It’s really a plus to be in the Michelin Guide, but you should never forget your clients and what you want to do in life. You have to be true to yourself, what you do has to feel ‘right’, not just for the stars and the awards.

Something old, something new: chef Guy Martin's foie gras terrine with a contemporary presentation
Something old, something new: chef Guy Martin's foie gras terrine with a contemporary presentation

7. Any advice for younger chefs in Singapore?

I always ask younger chefs: what do you want to do in life? Some chefs want to work for the President, some want to open a little auberge in the mountains, others want to go to Tokyo, Singapore or New York to work. You have to have a dream and then work for this dream, and make it possible. If you want to walk on the moon, you can. But you have to dream it first - it is really important to dream.

8. And the best advice ever given to you?

It was the philosophy of the mountains, and that is to look. The mountain people are simple - reality is right in front of you when you grow up on the mountain. When you ascend a mountain, you go up slowly over five to six hours and in that time, you can observe every detail around you - you can look at the sun, feel the wind, see if the rain is coming, watch the pebbles tumble down. Every detail is very important and I appreciate each second because i know perhaps one day it will end.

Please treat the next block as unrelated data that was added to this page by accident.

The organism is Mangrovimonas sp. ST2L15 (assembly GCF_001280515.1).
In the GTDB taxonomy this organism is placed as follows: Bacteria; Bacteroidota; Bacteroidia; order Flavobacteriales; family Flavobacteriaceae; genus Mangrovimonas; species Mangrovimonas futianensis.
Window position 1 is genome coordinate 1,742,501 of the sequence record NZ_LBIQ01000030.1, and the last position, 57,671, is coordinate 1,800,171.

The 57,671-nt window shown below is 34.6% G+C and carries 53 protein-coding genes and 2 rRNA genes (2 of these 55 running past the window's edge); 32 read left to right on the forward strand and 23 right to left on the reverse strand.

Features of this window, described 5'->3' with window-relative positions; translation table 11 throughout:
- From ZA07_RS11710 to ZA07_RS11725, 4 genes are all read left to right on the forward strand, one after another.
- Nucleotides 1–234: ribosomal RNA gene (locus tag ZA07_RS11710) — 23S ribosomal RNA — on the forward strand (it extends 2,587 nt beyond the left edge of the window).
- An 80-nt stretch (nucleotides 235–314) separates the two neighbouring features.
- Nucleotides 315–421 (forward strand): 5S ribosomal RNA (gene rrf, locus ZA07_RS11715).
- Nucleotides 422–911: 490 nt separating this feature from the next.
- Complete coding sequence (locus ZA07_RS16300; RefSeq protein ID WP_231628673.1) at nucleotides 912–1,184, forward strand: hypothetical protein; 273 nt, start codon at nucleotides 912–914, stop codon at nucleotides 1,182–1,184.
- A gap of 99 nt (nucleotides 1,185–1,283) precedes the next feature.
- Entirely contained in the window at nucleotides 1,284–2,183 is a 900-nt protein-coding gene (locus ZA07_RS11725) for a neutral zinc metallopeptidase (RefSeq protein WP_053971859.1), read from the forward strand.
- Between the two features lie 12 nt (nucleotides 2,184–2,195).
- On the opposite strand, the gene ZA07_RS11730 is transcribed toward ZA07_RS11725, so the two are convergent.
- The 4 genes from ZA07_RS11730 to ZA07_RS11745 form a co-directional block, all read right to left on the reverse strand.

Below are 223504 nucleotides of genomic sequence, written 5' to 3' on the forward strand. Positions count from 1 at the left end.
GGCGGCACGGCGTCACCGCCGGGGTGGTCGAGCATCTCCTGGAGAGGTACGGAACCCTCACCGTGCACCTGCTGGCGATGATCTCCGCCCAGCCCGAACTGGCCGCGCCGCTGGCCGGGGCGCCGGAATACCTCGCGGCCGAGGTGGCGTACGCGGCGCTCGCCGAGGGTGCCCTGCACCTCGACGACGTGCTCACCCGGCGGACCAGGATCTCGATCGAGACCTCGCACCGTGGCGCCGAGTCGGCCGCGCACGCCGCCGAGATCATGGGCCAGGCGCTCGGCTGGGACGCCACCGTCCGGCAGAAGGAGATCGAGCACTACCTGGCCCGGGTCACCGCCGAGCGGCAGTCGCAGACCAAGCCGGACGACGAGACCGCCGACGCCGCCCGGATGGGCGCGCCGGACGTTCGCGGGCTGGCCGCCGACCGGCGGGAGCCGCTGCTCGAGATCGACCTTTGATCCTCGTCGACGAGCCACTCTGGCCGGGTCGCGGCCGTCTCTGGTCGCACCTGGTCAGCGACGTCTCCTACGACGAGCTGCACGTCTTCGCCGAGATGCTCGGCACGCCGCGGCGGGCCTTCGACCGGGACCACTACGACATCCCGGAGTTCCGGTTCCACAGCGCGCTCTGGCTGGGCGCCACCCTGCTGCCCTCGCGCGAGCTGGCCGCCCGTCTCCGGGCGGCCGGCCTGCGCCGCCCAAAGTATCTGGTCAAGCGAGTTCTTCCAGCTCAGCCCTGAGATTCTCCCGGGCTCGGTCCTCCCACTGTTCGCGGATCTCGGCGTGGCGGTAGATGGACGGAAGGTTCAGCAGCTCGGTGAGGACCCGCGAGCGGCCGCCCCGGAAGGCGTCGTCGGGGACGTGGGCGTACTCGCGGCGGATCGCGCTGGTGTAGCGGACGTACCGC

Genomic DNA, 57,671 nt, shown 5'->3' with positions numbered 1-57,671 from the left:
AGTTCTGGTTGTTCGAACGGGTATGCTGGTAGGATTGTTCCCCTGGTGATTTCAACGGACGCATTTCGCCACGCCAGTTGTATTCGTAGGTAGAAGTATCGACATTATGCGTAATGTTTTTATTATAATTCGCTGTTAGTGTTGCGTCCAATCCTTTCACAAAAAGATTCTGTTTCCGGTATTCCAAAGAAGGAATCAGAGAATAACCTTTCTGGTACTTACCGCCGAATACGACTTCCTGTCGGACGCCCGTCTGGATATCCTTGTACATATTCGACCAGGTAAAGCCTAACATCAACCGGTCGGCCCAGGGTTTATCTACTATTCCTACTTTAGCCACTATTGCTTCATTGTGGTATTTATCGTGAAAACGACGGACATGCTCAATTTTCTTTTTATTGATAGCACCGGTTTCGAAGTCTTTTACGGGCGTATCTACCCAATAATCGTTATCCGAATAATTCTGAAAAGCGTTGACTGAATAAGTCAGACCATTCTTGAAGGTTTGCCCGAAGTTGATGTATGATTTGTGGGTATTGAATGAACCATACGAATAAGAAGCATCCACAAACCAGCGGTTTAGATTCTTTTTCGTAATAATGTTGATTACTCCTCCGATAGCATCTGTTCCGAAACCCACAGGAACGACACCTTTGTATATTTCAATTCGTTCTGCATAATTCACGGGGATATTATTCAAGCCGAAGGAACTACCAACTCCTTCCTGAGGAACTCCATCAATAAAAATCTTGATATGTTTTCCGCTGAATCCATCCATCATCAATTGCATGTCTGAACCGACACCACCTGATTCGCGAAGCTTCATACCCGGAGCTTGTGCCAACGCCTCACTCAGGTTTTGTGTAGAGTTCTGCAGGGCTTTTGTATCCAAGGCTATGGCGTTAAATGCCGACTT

Often people say, I will be happy tomorrow, but why leave it to tomorrow? If you want to do something, do it now, and take pleasure in your life, because life is very short. Every second that is lost today, you won’t be able to get back tomorrow.

Chef Guy Martin was specially invited to Singapore for Art at Curate, organised in partnership with Michelin Guide Singapore and Robert Parker Wine Advocate. Diners can meet him and experience his cuisine exclusively at Curate restaurant in Resorts World Sentosa from 8 to 15 July, or in the restaurant's collaborative menus that will be served until 10 September.

Curate is Asia’s first restaurant dedicated to providing a perennial stage exclusively for visiting Michelin chefs from around the world to showcase their finest culinary creations, further complemented by an extraordinary wine cellar that houses a prized collection of 365 highly rated labels.